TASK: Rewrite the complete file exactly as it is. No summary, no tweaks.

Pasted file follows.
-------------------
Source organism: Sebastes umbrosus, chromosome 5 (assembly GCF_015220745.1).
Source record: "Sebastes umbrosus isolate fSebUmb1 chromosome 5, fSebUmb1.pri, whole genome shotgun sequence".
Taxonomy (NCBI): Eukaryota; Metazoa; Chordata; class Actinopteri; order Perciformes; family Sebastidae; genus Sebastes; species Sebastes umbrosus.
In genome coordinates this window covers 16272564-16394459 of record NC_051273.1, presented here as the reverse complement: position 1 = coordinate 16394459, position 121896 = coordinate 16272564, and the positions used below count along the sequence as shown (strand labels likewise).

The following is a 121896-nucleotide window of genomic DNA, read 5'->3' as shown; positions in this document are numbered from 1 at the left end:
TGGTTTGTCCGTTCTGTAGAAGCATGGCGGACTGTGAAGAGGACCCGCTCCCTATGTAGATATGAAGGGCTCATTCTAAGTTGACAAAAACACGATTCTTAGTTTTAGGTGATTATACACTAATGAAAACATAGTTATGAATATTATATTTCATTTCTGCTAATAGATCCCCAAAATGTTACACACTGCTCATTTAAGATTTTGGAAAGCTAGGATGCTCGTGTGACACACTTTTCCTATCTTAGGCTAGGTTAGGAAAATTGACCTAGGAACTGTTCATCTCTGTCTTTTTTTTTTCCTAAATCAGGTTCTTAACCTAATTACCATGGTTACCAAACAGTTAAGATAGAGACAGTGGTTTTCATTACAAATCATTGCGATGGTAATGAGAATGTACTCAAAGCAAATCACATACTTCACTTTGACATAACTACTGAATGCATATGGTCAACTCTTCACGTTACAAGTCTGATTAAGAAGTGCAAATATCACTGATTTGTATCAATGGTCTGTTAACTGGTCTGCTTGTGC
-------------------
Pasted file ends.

Source organism: Sebastes umbrosus, chromosome 5 (assembly GCF_015220745.1).
Source record: "Sebastes umbrosus isolate fSebUmb1 chromosome 5, fSebUmb1.pri, whole genome shotgun sequence".
Taxonomy (NCBI): Eukaryota; Metazoa; Chordata; class Actinopteri; order Perciformes; family Sebastidae; genus Sebastes; species Sebastes umbrosus.
In genome coordinates this window covers 16272564-16394459 of record NC_051273.1, presented here as the reverse complement: position 1 = coordinate 16394459, position 121896 = coordinate 16272564, and the positions used below count along the sequence as shown (strand labels likewise).

The following is a 121896-nucleotide window of genomic DNA, read 5'->3' as shown; positions in this document are numbered from 1 at the left end:
TGGTTTGTCCGTTCTGTAGAAGCATGGCGGACTGTGAAGAGGACCCGCTCCCTATGTAGATATGAAGGGCTCATTCTAAGTTGACAAAAACACGATTCTTAGTTTTAGGTGATTATACACTAATGAAAACATAGTTATGAATATTATATTTCATTTCTGCTAATAGATCCCCAAAATGTTACACACTGCTCATTTAAGATTTTGGAAAGCTAGGATGCTCGTGTGACACACTTTTCCTATCTTAGGCTAGGTTAGGAAAATTGACCTAGGAACTGTTCATCTCTGTCTTTTTTTTTTCCTAAATCAGGTTCTTAACCTAATTACCATGGTTACCAAACAGTTAAGATAGAGACAGTGGTTTTCATTACAAATCATTGCGATGGTAATGAGAATGTACTCAAAGCAAATCACATACTTCACTTTGACATAACTACTGAATGCATATGGTCAACTCTTCACGTTACAAGTCTGATTAAGAAGTGCAAATATCACTGATTTGTATCAATGGTCTGTTAACTGGTCTGCTTGTGC